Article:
The enemy designers should have been more conscious of the fact that the Boomerang basically murders these enemies, because the item can give the player a nice sense of revenge; how perfect would it have been to have dealt with seriously challenging foes in sparse numbers throughout the dungeon only to be able to come back and take them down with ease once you get the dungeon item (possibly fighting them in bigger groups later)? Green ChuChus were fine due to them being difficult to hit and their numbers, and Moblins have decent difficulty for this stage in the game and are much easier after getting the Boomerang, making it perfect revenge after dealing with them in the Forsaken Fortress and Dragon Roost Cavern. But the rest of the enemies, like the Peahats and Boko Babas, should have been much more challenging to bring about a feeling of satisfying revenge in the player when they can be easily killed with the Boomerang. I think the dungeon came so close to having an awesome, unique flavor with its enemy design, but alas missed the mark.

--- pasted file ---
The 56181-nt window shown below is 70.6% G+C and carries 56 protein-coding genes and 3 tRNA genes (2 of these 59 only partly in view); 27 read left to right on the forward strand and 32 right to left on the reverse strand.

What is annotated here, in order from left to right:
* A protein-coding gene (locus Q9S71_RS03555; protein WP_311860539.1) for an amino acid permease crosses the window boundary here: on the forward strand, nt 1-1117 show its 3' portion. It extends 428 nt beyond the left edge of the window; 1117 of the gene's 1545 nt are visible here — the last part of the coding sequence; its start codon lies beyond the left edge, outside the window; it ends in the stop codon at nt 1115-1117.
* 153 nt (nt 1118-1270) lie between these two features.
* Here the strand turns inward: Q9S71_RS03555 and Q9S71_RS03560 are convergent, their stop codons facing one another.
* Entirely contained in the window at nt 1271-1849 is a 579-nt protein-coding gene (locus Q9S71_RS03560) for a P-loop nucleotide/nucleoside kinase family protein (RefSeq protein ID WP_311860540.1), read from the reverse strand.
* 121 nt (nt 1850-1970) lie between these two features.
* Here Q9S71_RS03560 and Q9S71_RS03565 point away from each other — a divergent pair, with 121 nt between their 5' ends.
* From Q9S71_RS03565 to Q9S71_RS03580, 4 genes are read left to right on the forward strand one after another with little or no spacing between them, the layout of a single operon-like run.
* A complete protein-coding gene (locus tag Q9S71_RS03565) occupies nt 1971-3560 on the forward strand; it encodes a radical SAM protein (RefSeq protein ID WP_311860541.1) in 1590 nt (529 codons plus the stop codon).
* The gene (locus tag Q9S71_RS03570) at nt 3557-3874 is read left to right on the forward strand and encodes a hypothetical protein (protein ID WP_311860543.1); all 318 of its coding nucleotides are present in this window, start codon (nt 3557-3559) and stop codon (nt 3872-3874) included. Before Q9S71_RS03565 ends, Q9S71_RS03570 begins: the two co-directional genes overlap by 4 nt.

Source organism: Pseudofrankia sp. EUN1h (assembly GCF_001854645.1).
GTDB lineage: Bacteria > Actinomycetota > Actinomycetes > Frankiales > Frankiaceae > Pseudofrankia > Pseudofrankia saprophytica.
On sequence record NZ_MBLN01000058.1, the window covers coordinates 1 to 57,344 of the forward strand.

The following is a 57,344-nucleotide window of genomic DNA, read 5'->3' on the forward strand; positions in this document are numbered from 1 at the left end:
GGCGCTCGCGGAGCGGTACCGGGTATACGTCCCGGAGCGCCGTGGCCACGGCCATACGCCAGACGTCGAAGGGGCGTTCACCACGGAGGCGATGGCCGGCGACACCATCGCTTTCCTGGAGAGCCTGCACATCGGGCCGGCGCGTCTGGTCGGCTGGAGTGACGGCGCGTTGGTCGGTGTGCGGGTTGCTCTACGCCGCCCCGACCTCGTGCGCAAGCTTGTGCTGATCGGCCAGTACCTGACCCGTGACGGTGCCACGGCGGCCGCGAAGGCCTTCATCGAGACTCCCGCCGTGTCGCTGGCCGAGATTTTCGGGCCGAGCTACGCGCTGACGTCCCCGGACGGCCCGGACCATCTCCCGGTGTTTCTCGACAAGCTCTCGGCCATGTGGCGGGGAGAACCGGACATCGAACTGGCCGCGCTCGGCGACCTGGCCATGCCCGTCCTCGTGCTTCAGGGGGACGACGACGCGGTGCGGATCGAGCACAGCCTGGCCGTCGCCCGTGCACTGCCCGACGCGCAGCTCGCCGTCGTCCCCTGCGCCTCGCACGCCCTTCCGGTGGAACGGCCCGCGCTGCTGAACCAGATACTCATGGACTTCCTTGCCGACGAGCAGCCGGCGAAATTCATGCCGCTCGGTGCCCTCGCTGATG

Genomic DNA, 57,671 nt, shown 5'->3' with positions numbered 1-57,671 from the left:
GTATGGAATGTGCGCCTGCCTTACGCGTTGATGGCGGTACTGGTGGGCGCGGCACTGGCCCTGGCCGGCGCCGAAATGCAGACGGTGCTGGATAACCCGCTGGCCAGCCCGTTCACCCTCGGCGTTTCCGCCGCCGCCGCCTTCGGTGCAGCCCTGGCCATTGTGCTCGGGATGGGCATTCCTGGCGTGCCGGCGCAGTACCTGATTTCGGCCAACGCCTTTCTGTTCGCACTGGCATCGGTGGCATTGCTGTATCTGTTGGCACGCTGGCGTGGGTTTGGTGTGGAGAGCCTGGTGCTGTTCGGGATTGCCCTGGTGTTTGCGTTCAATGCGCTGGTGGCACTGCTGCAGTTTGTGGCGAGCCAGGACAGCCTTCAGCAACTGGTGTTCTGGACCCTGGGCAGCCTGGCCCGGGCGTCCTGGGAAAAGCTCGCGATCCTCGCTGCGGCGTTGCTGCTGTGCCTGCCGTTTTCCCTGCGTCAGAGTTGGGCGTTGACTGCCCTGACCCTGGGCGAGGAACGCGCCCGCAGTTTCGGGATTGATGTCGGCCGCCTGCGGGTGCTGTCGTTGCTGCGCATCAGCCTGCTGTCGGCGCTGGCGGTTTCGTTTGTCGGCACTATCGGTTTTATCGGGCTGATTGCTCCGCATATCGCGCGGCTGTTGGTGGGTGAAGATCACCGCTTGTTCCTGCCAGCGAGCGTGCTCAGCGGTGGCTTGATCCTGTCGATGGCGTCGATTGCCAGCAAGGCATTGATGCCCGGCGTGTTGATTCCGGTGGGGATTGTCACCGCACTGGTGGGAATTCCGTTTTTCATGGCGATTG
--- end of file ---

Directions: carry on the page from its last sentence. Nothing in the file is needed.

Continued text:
Boss-wise, Mothula is a pretty cool guy miniboss. I’ve written before about how Mothula in The Wind Waker is one of my favorite monsters of the series, and the fight itself is cool too, and since this is the first of the winged variety the player has ever seen up until this point, it’s one of the most unique minibosses; while technically the green Bokoblins are first fought as a miniboss too, they’re fought nearly the same as normal Bokoblins are, whereas fighting Mothula with wings is a very distinct experience. The fight’s a bit too easy because of Mothula’s low health and the frequent parry attacks allowed against it — allowing the player to attack with impunity — but otherwise it’s a solid miniboss fight.

Kalle Demos, on the other hand, is one of The Wind Waker’s few near-perfect bosses. Certainly, it’s a bit on the easy side, but it still manages to be much harder than everything surrounding it at this stage in the game. Kalle Demos has a great concept; while it is just a simple (though beautiful) flower bulb with vines, it has a very distinct-looking Deku Baba creature in its center as its head, and a very unique name that seems like it might have its own implications: Demos? Like a demon? A demon flower!?